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Grace Fleming

Words That Aren't Words

By September 6, 2009

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Some words you use every day are not really words--at least not yet. Words become official members of a vocabulary by sticking it out in common language until dictionary-makers give in. Here are a few that haven't made it yet (but some will):

Okay: Most people are surprised and irked when spell-checkers tell them that okay is not really a word. OK (or O.K.) is the spelling you should use. So where did OK come from? Oddly, some trace it to the presidential campaign of Martin Van Buren. It’s a long story.

Nevermind: Many people will argue that nevermind is a word. I’ll argue back: yes, sort of, but it's not a word that most people understand. It does not mean “disregard” or “don’t consider it any longer,” as many people believe. That expression is correctly written as two words: never mind.

The one-word nevermind is an outdated American noun that means heed—and is only correct in statements like “pay no nevermind to that man behind the curtain.”

Irregardless: This is just not a word. The correct word to use is “regardless.”

Alot: This is not a word, either! The correct phrase is a lot (two words).

Alright: The correct spelling is all right—for now. Alright is a nonstandard version, but it is working its way into our hearts and our dictionaries.


September 7, 2009 at 4:12 pm
(1) ESL STUDENT says:

This is a good piece of information for people who are learning English…..like me!

September 12, 2009 at 8:46 am
(2) writer says:

Nevermind drives me crazy! Two words, people.

January 13, 2010 at 2:52 am
(3) abcdefghijklmnopqratuvwxyz says:

your nevermind paragraph is completely redundant. okay, is also a word, every english teacher in the world say so, are you saying these teacher who have gone to school to teach arent doing their jobs? just because words are not in webster, does not mean they are not words. oh and irregardless, you are right is not a word, but your say the correct word is regardless. you are wrong, when people say ir-prefix-not. so not regardless. before you decide to give out grammer advice and what-not, check your facts, dont use your own opinion.

January 13, 2010 at 10:38 am
(4) homeworktips says:

OKAY is not a word.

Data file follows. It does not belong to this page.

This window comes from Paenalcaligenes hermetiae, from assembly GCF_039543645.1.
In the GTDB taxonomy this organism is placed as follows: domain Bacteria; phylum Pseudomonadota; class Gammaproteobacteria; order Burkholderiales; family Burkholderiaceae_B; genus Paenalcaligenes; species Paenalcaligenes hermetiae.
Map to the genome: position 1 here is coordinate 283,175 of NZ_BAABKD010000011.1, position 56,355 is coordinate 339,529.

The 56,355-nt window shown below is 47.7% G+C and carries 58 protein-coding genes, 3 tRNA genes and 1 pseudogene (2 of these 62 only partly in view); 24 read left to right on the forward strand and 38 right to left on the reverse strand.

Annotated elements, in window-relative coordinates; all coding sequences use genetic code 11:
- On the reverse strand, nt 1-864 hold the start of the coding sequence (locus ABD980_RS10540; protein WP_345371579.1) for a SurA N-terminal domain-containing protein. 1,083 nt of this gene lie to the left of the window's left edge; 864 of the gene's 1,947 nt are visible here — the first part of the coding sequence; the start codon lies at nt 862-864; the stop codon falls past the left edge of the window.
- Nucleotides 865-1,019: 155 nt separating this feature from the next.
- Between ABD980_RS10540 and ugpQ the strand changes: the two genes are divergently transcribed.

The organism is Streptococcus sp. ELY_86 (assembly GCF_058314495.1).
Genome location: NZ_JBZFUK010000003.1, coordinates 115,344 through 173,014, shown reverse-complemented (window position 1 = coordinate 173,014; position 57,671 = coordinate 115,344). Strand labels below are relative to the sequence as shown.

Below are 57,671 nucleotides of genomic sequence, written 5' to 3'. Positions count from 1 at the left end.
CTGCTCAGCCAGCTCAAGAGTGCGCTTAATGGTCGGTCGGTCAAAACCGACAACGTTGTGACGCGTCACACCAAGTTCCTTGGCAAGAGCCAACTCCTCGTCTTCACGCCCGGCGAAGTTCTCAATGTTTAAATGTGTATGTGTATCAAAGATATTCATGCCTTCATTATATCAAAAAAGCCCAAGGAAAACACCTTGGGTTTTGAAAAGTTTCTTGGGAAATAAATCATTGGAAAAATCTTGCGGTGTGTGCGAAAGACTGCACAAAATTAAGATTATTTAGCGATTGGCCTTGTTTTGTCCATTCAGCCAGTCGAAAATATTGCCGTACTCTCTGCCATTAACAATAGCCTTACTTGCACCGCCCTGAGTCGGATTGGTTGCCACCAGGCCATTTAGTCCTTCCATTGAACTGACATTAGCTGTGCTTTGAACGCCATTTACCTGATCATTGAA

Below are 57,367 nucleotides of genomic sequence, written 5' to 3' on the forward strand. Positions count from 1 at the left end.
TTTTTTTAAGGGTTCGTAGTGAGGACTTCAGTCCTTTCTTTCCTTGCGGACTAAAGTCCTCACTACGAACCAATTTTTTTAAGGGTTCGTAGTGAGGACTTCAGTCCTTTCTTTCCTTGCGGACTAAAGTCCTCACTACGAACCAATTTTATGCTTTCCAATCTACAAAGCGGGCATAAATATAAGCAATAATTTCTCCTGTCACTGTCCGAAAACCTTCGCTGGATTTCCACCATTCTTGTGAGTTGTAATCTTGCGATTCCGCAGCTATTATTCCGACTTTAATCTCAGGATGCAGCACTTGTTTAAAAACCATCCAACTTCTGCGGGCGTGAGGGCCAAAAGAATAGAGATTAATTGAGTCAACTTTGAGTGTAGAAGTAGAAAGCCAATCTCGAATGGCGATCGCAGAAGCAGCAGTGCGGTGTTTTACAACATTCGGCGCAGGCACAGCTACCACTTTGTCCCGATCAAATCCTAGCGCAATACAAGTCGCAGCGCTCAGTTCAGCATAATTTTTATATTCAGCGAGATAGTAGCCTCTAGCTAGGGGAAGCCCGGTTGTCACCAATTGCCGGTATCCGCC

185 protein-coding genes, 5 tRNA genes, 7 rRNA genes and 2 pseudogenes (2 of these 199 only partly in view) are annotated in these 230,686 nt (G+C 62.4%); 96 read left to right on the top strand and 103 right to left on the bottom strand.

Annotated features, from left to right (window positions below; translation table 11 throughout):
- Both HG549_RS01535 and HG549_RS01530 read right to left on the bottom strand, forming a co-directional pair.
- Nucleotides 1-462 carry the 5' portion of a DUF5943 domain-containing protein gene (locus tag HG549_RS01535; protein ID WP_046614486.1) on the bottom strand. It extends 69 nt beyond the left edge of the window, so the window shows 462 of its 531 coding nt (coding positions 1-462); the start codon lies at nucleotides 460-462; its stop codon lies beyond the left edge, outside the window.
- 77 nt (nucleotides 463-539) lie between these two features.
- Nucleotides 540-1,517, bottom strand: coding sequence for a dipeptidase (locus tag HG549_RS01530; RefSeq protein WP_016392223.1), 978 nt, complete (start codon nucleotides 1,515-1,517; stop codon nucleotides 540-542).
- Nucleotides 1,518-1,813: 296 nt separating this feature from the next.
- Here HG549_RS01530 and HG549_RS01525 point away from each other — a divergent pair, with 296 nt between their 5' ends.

NEVERMIND is not a word in common usage. It is a nonstandard word meaning “heed.” Nonstandard basically means it’s not an acceptable word.
IRREGARDLESS is nonstandard, as well.
REDUNDANT means containing unnecessary repetition.
(DONT is not a word, either.)

April 9, 2010 at 12:54 pm
(5) Matt says:

“oh and irregardless, you are right is not a word, but your say the correct word is regardless. you are wrong, when people say ir-prefix-not. so not regardless”

Seriously? This is a train wreck of grammar and punctuation. She is right, “irregardless” is not a word and what you posted makes no sense, “regardless” would be correct in this case.

November 14, 2010 at 7:49 pm
(6) Jay says:

You forgot “conversate”

November 29, 2010 at 8:02 pm
(7) Vincent says:

Are “pronunciate” and “proactive” proper words?

March 25, 2011 at 4:39 pm
(8) Anthony says:

You are wrong about “OK” and “okay.” OK is NOT a word, it is the abbreviation for Oklahoma. “Okay” is the proper spelling in the context of affirmation, and that is FACT. Try getting a doctrine in literature before you post false grammatical information.

March 25, 2011 at 10:42 pm
(9) homeworktips says:

Do you mean a doctorate in literature? Try this article written by the Guide to Grammar. This doctor wrote the article “OK is OK: Language Facts & Figures.”

The real question here about words being words (or not) is not about the ability to convey meaning. The question is whether they are standard or nonstandard, according to the reference books. In the article mentioned above, Dr. Nordquist explains that the editors of The Scribner Handbook for Writers “turn up their noses” at every variety of the word.

April 4, 2012 at 9:06 am
(10) kaotic says:

you said grammer (grammar) but we also need spelling

August 20, 2012 at 2:57 pm
(11) A.C. says:

I thought this was a cute and informative article. I don’t understand how people can get so heated about grammar. I used “alot” in a term paper once and got counted off, so I remember not to use that,ha.

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